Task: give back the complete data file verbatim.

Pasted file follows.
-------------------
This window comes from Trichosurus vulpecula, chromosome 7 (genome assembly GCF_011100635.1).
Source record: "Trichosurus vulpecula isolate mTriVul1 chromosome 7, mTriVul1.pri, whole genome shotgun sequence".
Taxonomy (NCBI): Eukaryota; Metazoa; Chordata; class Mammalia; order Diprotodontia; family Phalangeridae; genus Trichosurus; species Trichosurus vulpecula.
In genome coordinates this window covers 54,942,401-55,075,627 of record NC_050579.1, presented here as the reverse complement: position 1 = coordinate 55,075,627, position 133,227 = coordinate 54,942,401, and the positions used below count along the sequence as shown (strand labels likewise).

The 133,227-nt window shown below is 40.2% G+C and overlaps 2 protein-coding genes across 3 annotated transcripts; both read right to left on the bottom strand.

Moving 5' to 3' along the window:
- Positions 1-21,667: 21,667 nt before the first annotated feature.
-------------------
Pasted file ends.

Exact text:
This window comes from Trichosurus vulpecula, chromosome 7 (genome assembly GCF_011100635.1).
Source record: "Trichosurus vulpecula isolate mTriVul1 chromosome 7, mTriVul1.pri, whole genome shotgun sequence".
Taxonomy (NCBI): Eukaryota; Metazoa; Chordata; class Mammalia; order Diprotodontia; family Phalangeridae; genus Trichosurus; species Trichosurus vulpecula.
In genome coordinates this window covers 54,942,401-55,075,627 of record NC_050579.1, presented here as the reverse complement: position 1 = coordinate 55,075,627, position 133,227 = coordinate 54,942,401, and the positions used below count along the sequence as shown (strand labels likewise).

The 133,227-nt window shown below is 40.2% G+C and overlaps 2 protein-coding genes across 3 annotated transcripts; both read right to left on the bottom strand.

Moving 5' to 3' along the window:
- Positions 1-21,667: 21,667 nt before the first annotated feature.